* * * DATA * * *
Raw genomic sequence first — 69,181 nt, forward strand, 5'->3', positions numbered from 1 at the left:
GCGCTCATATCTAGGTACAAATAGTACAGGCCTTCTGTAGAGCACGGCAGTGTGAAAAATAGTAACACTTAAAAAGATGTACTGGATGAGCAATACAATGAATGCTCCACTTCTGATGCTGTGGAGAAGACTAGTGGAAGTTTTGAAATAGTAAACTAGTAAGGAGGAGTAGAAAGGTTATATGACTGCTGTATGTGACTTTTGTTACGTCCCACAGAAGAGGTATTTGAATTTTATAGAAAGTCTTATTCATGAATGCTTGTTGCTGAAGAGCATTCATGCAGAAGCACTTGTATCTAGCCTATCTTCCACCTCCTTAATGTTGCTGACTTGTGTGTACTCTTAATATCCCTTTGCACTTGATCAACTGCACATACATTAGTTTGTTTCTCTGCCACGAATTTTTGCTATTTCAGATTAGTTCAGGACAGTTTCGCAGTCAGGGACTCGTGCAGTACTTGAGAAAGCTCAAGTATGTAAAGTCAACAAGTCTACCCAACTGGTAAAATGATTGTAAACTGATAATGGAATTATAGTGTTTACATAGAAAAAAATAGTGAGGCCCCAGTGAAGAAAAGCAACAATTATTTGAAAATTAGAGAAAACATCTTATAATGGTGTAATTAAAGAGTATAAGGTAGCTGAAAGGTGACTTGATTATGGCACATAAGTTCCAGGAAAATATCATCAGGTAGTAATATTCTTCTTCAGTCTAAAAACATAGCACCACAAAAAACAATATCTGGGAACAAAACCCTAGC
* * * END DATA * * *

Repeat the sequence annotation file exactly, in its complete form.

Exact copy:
Raw genomic sequence first — 69,181 nt, forward strand, 5'->3', positions numbered from 1 at the left:
GCGCTCATATCTAGGTACAAATAGTACAGGCCTTCTGTAGAGCACGGCAGTGTGAAAAATAGTAACACTTAAAAAGATGTACTGGATGAGCAATACAATGAATGCTCCACTTCTGATGCTGTGGAGAAGACTAGTGGAAGTTTTGAAATAGTAAACTAGTAAGGAGGAGTAGAAAGGTTATATGACTGCTGTATGTGACTTTTGTTACGTCCCACAGAAGAGGTATTTGAATTTTATAGAAAGTCTTATTCATGAATGCTTGTTGCTGAAGAGCATTCATGCAGAAGCACTTGTATCTAGCCTATCTTCCACCTCCTTAATGTTGCTGACTTGTGTGTACTCTTAATATCCCTTTGCACTTGATCAACTGCACATACATTAGTTTGTTTCTCTGCCACGAATTTTTGCTATTTCAGATTAGTTCAGGACAGTTTCGCAGTCAGGGACTCGTGCAGTACTTGAGAAAGCTCAAGTATGTAAAGTCAACAAGTCTACCCAACTGGTAAAATGATTGTAAACTGATAATGGAATTATAGTGTTTACATAGAAAAAAATAGTGAGGCCCCAGTGAAGAAAAGCAACAATTATTTGAAAATTAGAGAAAACATCTTATAATGGTGTAATTAAAGAGTATAAGGTAGCTGAAAGGTGACTTGATTATGGCACATAAGTTCCAGGAAAATATCATCAGGTAGTAATATTCTTCTTCAGTCTAAAAACATAGCACCACAAAAAACAATATCTGGGAACAAAACCCTAGC